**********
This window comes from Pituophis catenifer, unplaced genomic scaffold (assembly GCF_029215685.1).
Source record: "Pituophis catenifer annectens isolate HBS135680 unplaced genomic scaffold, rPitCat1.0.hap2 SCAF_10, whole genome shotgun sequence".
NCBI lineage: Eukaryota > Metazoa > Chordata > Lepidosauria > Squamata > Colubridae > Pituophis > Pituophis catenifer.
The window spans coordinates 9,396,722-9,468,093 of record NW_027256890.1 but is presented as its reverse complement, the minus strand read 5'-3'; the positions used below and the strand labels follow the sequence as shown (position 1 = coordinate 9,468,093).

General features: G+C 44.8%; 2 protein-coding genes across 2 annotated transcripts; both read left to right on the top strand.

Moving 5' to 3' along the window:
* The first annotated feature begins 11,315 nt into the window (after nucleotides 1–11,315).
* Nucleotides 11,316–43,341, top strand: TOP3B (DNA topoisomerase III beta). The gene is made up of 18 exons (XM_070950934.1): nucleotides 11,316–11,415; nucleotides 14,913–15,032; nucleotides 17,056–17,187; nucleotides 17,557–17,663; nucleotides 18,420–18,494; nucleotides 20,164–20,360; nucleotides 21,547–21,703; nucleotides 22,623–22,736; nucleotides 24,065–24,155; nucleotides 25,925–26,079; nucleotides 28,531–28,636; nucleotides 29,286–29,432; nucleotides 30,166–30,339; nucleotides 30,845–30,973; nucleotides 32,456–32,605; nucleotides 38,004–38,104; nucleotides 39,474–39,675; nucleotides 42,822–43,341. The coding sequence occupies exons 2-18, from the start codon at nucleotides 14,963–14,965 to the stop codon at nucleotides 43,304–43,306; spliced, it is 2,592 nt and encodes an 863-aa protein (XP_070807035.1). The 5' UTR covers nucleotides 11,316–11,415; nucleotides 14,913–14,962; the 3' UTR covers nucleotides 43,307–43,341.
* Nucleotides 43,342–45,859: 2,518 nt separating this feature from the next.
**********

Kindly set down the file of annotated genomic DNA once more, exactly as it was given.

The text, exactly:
This window comes from Pituophis catenifer, unplaced genomic scaffold (assembly GCF_029215685.1).
Source record: "Pituophis catenifer annectens isolate HBS135680 unplaced genomic scaffold, rPitCat1.0.hap2 SCAF_10, whole genome shotgun sequence".
NCBI lineage: Eukaryota > Metazoa > Chordata > Lepidosauria > Squamata > Colubridae > Pituophis > Pituophis catenifer.
The window spans coordinates 9,396,722-9,468,093 of record NW_027256890.1 but is presented as its reverse complement, the minus strand read 5'-3'; the positions used below and the strand labels follow the sequence as shown (position 1 = coordinate 9,468,093).

General features: G+C 44.8%; 2 protein-coding genes across 2 annotated transcripts; both read left to right on the top strand.

Moving 5' to 3' along the window:
* The first annotated feature begins 11,315 nt into the window (after nucleotides 1–11,315).
* Nucleotides 11,316–43,341, top strand: TOP3B (DNA topoisomerase III beta). The gene is made up of 18 exons (XM_070950934.1): nucleotides 11,316–11,415; nucleotides 14,913–15,032; nucleotides 17,056–17,187; nucleotides 17,557–17,663; nucleotides 18,420–18,494; nucleotides 20,164–20,360; nucleotides 21,547–21,703; nucleotides 22,623–22,736; nucleotides 24,065–24,155; nucleotides 25,925–26,079; nucleotides 28,531–28,636; nucleotides 29,286–29,432; nucleotides 30,166–30,339; nucleotides 30,845–30,973; nucleotides 32,456–32,605; nucleotides 38,004–38,104; nucleotides 39,474–39,675; nucleotides 42,822–43,341. The coding sequence occupies exons 2-18, from the start codon at nucleotides 14,963–14,965 to the stop codon at nucleotides 43,304–43,306; spliced, it is 2,592 nt and encodes an 863-aa protein (XP_070807035.1). The 5' UTR covers nucleotides 11,316–11,415; nucleotides 14,913–14,962; the 3' UTR covers nucleotides 43,307–43,341.
* Nucleotides 43,342–45,859: 2,518 nt separating this feature from the next.